Many leaders we work with talk about developing the important skill of asking the right questions to get as much information as possible, recognizing that team members may be hesitant to paint a true picture of situations. Also, leaders adapting to being out front need to find ways to test their decisions with trusted colleagues. Especially in difficult circumstances such as these past 18 months, having objective colleagues as sounding boards can be an effective way to counter the isolation senior leaders often feel in their decision-making.

3. Navigating A Bigger World

The most effective senior leaders are well aware of their key stakeholders and strategically work to build those relationships. The complexity of work has increased the need for this capability, both in the direct management of reporting teams as well as in cross-functional communication. In fact, we’ve seen many executives struggle with the influencing skills they need to create productive, win-win relationships across the organization. 

Effective leaders actively identify and strengthen relationships with stakeholders who are important to their success — internal colleagues, board members, key customers, etc. Typically, the more senior the role, the broader the array of stakeholders. And, they look at these relationships as a win-win, where the needs of both parties must be met in order to maximize these interactions.  

4. Harnessing The Power Of The Team

Many senior leaders struggle with the transition of doing the work themselves at mid-levels to now building the team who does the work. Control is lower, teams are larger and senior leaders often no longer have all of the direct expertise needed to grow their businesses. 

The role of the senior leader is now focused on creating, managing and aligning a top-notch team. Successful leaders analyze their team’s capabilities — how prepared and committed is each team member to achieve the most important objectives? If a senior leader is able to assemble a highly capable and engaged team, success is dramatically more achievable.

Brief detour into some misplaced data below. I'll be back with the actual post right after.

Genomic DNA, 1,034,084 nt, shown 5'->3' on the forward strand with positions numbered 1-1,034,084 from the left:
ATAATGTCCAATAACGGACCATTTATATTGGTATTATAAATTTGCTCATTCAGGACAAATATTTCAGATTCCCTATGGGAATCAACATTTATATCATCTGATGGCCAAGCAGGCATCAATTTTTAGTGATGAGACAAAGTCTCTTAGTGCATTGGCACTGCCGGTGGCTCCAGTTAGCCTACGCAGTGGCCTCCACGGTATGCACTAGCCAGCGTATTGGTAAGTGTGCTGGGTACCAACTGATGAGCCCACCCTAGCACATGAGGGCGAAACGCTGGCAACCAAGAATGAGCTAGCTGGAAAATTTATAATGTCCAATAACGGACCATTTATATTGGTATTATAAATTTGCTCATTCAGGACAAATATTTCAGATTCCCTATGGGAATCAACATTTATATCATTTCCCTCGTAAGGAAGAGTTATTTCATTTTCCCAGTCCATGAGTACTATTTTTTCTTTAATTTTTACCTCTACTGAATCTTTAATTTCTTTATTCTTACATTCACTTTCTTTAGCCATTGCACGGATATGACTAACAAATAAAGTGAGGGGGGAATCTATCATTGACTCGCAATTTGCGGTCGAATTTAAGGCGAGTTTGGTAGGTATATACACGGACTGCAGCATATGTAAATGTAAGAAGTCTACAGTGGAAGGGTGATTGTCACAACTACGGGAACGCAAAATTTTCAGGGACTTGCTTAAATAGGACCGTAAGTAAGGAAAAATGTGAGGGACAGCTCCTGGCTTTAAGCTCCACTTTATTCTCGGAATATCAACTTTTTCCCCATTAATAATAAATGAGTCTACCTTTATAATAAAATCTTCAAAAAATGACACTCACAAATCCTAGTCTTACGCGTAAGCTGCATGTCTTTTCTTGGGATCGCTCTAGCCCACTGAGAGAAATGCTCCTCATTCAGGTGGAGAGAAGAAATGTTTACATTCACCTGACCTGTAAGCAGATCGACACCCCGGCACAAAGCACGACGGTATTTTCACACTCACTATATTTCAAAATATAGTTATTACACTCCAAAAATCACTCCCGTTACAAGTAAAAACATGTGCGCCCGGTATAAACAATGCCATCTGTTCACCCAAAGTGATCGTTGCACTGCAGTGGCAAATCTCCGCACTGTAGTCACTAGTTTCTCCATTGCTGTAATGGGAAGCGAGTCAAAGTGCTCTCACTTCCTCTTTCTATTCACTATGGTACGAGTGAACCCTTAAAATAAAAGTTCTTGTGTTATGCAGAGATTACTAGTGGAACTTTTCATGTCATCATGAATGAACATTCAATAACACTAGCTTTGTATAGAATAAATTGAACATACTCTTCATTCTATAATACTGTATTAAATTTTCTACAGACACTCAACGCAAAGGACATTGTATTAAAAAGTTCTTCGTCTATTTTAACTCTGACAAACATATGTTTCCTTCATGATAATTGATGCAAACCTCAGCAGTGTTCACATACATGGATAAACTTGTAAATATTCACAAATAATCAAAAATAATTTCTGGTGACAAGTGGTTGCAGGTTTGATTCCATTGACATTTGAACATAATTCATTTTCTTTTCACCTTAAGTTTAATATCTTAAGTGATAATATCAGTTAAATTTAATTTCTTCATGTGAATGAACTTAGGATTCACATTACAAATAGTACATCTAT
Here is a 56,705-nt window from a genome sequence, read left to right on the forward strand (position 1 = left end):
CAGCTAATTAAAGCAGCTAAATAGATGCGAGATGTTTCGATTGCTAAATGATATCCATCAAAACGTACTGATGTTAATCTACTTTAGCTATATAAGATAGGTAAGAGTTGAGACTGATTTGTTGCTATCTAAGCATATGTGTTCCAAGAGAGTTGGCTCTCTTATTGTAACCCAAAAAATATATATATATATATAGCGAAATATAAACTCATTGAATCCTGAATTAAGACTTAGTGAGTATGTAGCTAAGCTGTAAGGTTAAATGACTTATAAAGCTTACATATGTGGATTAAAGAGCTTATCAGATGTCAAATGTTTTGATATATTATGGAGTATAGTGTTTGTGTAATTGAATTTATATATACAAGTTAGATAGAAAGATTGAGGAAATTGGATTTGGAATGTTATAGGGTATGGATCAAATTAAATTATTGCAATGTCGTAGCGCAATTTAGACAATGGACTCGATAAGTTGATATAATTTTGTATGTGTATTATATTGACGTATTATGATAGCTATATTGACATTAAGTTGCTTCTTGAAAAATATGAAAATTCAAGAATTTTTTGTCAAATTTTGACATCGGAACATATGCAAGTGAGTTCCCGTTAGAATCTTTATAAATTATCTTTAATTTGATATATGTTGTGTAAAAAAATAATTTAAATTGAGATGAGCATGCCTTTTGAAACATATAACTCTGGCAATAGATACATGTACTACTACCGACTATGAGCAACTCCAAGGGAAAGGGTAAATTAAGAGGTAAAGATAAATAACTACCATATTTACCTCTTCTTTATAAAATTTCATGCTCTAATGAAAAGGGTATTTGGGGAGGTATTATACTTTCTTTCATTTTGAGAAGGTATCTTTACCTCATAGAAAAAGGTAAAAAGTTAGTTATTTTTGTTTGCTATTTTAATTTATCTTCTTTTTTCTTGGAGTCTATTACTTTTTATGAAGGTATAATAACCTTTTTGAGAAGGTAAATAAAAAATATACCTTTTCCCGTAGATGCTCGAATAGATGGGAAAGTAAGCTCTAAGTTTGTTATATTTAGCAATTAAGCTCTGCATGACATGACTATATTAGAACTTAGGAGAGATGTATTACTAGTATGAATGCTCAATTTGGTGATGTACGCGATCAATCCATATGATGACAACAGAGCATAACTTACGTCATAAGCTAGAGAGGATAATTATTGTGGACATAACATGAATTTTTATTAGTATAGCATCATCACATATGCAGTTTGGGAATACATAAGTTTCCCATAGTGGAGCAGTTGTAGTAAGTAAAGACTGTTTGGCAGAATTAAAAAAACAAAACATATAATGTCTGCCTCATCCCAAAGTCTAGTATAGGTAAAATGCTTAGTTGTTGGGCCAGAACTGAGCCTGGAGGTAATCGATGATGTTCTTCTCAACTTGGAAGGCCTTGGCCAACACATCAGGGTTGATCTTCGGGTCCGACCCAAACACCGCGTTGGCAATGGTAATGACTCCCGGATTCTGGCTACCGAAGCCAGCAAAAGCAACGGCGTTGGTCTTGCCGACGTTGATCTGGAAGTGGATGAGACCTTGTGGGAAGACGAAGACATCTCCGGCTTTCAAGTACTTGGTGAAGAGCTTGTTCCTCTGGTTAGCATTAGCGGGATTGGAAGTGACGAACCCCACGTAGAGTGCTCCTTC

5. Managing The One Truly Finite Resource

Leaders who feel less prepared when moving into senior roles describe feeling that they could never do enough to keep up, let alone get ahead of things. Laser-like focus is a key ingredient for sustainable success. Managing the most precious commodity — time — means ruthless prioritization for themselves and their teams. 

The best senior leaders are intentional about both time and timing. Knowing which results to prioritize when, understanding the power of early wins and managing the competing demands of stakeholders are now critical to master. I often ask executives to review calendars for the last month. How has that leader spent time, and how does that compare with their priorities? This can be an eye-opening experience where it becomes clear that they may be spending time on activities that don’t match those required for success.  

We’ve all seen the huge upside a great senior leader can have on an organization and the burden created by an ineffective leader. The qualities needed to succeed in senior leadership roles are fundamentally different, and it’s time organizations better prepare leaders for that reality.  

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July 16, 2021 at 04:40AM

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Dr. Sharon Lamm-Hartman